Raising Minimum Wage For The Working Poor

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Raising the Minimum Wage for the Working Poor It’s nearly impossible to turn on the news or read the newspaper without hearing about the ongoing debate over minimum wage. While most Americans agree that persons working full-time should not be living in poverty there is little agreement about what to do about it. Supporters, including the Fight for Fifteen group, argue that larger paychecks to workers will boost the economy, higher pay will equate to harder working employees, and that all full-time workers should earn a living wage. Those that oppose the increase warn that unemployment rates will rise due to higher operating costs, that most minimum wage earners are teenagers, and that ours is a system built on incentive. This debate shows …show more content…
One concern is that if minimum wage is raised too quickly, employers will replace workers with technology to save money (Rensi). Many business have utilized and subsequently discontinued technology that could replace minimum wage earners. Much of the minimum wage employment sector is composed of retail and fast-food workers these are companies that above all else are consumer based business, experimentation with technology has proven to be unpopular with customers greatly decreasing the likelihood that employers would choose this over paying higher wages (Rensi). Over the last seven decades the minimum wage has been raised twenty-two times and studies have shown that these increases had little to no adverse effects on employment (Gitterman). While the federal minimum wage sets a standard many states have set their minimum wage higher than the federal minimum (United States Department of Labor). As other major cities watched Seattle led the nation with a step up approach that will have workers earning a minimum wage of $15 per hour by the year 2021. While many argue that it’s too soon to know the full effect of increasing minimum wage on the economy what we do know is that one year later Seattle’s unemployment rates have not been negatively impacted (Torres). While businesses would pay more for employee …show more content…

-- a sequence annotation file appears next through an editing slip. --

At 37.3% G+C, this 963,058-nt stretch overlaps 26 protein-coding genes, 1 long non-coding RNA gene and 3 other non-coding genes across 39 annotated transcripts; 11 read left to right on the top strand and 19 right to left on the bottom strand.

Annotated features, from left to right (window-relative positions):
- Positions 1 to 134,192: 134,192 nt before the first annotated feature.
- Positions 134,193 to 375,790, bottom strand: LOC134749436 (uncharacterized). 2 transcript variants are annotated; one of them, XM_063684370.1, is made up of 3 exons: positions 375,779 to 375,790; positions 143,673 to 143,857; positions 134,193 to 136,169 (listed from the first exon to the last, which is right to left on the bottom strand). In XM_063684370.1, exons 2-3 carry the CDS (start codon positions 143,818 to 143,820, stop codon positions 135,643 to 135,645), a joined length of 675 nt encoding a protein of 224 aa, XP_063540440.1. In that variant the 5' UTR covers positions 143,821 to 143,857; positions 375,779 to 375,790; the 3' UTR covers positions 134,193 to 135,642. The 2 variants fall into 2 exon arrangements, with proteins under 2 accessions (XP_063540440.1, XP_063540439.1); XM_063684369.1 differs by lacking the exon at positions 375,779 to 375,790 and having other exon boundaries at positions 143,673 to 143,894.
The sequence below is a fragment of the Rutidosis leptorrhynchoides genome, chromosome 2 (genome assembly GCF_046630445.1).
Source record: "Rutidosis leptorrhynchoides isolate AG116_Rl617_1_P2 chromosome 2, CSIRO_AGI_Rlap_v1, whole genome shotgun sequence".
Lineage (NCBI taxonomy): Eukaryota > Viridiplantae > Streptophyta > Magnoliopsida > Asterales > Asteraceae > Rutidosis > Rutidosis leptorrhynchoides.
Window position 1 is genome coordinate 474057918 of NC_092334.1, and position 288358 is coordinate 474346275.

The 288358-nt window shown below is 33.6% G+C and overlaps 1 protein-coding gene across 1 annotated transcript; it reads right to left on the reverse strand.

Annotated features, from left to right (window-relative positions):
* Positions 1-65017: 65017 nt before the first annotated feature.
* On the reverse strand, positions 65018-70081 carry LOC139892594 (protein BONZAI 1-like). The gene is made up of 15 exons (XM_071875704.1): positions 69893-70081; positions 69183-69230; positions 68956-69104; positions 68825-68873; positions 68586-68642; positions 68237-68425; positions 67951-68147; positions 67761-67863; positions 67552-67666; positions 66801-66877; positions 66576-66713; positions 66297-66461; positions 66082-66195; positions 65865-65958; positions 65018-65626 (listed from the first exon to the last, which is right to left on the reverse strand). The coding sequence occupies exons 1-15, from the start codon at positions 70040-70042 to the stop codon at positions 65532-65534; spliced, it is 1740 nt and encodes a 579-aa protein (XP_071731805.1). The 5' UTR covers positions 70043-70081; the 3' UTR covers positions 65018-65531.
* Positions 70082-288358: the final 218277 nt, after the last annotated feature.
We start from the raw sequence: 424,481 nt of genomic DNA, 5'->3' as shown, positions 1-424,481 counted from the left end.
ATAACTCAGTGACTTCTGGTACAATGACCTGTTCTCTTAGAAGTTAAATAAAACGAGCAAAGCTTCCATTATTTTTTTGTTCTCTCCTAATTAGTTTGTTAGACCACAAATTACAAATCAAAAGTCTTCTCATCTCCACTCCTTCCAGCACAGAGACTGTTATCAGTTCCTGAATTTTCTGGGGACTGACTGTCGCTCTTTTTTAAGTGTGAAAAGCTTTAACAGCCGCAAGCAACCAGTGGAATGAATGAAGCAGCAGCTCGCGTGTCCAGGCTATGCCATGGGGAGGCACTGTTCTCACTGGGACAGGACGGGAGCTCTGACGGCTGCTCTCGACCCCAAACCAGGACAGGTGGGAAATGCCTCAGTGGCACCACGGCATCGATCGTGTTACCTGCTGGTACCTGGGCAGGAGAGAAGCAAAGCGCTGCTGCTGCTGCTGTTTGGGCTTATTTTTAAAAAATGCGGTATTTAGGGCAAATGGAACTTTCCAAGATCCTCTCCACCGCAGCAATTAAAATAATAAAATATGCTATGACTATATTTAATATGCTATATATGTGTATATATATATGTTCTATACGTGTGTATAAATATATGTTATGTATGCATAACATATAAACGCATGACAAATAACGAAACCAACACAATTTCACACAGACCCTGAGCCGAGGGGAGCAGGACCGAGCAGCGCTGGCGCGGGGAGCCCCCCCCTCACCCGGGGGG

Contrary to this popular myth 88% of minimum wage earners are adults 20 or older, 55% are women (Hellwig). Approximately half of those affected by minimum wage rates are families making $40,000 a year or less (Adams). In a family of four, consisting of two working parents and two children, each parent would have to work the equivalent of two full-time jobs to earn a living wage. The outlook is even more daunting for single mothers, a single mother with two children would have to work the equivalent of three and one-half full-time jobs to earn a living wage (Nadeau). Opponents of higher minimum wages caution that pay raises cannot be free, warning that consumers including those earning minimum wage will fund pay raises with higher prices. The problem with this theory is that the current system is already being funded by taxpayers, an estimated $150 billion dollars a year is spent on antipoverty programs including Medicaid, Temporary Assistance for Needy Families, foods stamps, and the earned-income tax credit (Cohen). Even if society is to believe a more conservative 50% of minimum wage earners are living in poverty the right thing to do is raise minimum wage to a living wage. Doing so would take the burden off of overtaxed Americans and place it on the

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